US private equity swoops on British event organiser Hyve in £481m deal

US private equity group Providence swoops on British event organiser Hyve in £481m deal

Private equity has swooped on another British company battered by the pandemic.

US-based Providence Equity Partners has agreed to pay 108p per share for event organiser Hyve, valuing it at £481million.

The deal sent shares in the London-listed company, which is behind exhibitions such as fashion trade show Pure London, up 10.4 per cent, or 10.4p, to 110p.

That was above the level of Providence’s bid, suggesting investors believe a rival offer may follow. 

Takeover: US-based Providence Equity Partners has agreed to pay 108p per share for event organiser Hyve – valuing it at £481m

But it’s still 80 per cent below pre-Covid highs, fuelling fears that British firms are being snapped up cheaply by foreign predators in the wake of the pandemic.

Takeover interest in UK companies picked up during Covid as bidders looked to take advantage of depressed price tags in a wave of ‘pandemic plundering’.

G4S, the AA, Morrisons and Ultra Electronics are among firms to have been sold in recent years. 

Danni Hewson, the head of financial analysis at AJ Bell, said the Hyve deal was another example of private equity ‘bagging a British bargain’.

She said: ‘Hyve is perfectly positioned for real growth but with money becoming more expensive, it’s probably no surprise it’s looked for a sure bet to help it expand further and faster than it might otherwise have done.

‘And the board has pushed for what it felt was a fair price for the business in today’s tricky economic climate but a fair deal today looks cheap when you consider the past performance.’

The takeover will mean Mark Shashoua, Hyve’s founder and chief executive, could make as much as £1.2million from the deal, based on his unvested shares in the company.

A number of Hyve directors and major investor Strategic Value Partners have already backed the deal, meaning that Providence has approval from shareholders in control of just under 17 per cent of voting rights.

Hyve chairman Richard Last said: ‘The board believes the offer represents value for shareholders and that Providence, with their knowledge of the sector and belief in the business and management team, will be a good partner for Hyve.’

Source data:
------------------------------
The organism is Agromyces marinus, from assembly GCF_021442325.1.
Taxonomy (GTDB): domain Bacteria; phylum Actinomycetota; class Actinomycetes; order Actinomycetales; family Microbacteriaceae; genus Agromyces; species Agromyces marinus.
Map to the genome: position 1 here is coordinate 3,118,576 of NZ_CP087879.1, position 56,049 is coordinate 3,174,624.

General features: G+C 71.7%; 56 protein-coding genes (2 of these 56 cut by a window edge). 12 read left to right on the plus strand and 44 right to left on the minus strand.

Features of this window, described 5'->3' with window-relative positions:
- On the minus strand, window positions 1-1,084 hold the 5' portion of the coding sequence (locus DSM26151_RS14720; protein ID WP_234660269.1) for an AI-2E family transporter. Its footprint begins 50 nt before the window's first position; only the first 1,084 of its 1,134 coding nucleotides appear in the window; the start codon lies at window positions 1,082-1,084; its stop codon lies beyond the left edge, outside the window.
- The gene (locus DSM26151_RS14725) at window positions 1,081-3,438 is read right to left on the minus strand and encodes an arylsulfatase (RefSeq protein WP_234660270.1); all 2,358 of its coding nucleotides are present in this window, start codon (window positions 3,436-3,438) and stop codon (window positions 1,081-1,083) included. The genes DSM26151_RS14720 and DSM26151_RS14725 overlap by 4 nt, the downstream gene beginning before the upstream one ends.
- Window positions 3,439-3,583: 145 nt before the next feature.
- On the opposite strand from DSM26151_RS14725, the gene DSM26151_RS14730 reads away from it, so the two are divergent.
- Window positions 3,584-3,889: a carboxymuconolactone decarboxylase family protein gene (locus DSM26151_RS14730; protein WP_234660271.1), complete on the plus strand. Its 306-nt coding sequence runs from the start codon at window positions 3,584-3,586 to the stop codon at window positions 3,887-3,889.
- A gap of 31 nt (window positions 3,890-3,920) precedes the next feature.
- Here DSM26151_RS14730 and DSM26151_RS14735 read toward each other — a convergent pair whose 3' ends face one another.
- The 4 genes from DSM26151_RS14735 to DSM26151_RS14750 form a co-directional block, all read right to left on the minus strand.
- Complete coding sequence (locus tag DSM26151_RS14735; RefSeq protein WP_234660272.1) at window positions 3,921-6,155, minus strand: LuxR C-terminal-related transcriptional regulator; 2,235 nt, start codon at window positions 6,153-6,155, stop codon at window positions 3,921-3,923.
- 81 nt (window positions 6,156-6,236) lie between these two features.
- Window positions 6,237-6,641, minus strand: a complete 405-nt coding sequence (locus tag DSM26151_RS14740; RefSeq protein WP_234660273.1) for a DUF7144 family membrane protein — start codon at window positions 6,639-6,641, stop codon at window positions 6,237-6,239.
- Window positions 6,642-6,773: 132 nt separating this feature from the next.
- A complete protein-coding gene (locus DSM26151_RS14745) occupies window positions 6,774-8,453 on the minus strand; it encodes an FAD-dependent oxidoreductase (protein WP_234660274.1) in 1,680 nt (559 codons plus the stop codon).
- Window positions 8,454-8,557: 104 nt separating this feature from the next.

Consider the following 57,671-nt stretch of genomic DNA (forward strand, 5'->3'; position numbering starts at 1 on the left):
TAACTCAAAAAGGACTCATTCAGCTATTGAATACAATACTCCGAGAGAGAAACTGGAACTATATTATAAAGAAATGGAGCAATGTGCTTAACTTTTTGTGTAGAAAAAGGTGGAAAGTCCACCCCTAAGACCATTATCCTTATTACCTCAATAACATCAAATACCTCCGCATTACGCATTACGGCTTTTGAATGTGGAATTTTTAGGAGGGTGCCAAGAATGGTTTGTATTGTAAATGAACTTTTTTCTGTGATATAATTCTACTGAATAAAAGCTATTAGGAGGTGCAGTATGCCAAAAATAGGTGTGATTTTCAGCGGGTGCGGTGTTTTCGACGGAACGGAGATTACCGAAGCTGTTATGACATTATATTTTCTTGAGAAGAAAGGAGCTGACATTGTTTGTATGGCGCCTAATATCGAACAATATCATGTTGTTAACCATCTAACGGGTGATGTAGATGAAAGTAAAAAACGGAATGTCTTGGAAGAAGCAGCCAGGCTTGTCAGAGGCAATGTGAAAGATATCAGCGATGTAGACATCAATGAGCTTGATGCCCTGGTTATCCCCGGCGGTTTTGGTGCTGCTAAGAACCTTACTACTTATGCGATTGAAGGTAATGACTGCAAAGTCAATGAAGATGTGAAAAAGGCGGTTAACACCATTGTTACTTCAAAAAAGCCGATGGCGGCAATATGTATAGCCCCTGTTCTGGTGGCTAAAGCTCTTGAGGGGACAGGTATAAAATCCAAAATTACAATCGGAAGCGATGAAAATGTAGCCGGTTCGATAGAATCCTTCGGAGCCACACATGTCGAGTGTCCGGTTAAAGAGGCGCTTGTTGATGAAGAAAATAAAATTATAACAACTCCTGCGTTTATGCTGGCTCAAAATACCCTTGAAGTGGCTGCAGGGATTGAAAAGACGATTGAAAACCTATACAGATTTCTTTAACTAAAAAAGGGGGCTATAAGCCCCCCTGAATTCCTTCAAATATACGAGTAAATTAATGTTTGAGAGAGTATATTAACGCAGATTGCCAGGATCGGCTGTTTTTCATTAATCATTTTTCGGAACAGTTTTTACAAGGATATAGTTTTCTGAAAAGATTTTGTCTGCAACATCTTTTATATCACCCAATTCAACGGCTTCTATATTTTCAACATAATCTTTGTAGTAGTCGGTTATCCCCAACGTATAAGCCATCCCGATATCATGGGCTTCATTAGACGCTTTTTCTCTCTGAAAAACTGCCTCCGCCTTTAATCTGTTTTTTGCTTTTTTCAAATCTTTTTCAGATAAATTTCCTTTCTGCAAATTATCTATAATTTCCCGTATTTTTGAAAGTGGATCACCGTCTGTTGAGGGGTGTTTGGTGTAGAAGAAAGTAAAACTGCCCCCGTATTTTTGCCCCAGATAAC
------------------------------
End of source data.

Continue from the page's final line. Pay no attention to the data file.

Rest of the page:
If approved by shareholders, the deal would close in May and mean the company would de-list from the London market.

Hyve, formerly International Trade Exhibitions, was founded in 1991 by the Shashoua family, who were looking to capitalise on former Soviet Union states transitioning to market economies. 

Almost all its exhibitions now take place across advanced economies, after it sold some global operations over the last year.

But Hyve shares have failed to recover since the £900billion events industry was brought to a halt at the start of the pandemic.

This was worsened by the war in Ukraine and Hyve’s decision to dump its Russian business in response. 

But business has slowly picked up, with company revenues in the 12 months to September 2022 at 90 per cent of pre-Covid levels, with the second half of the year running at 110 per cent.

The US private equity group said: ‘Providence believes that Hyve has established a strong platform for future organic and inorganic growth underpinned by Hyve’s portfolio of high-quality global brands and market-leading events focused on developed markets and in growing sectors.’

Providence’s portfolio includes a majority stake in the New York-listed software firm Double Verify and control of Spanish football giant Real Madrid’s franchise arm.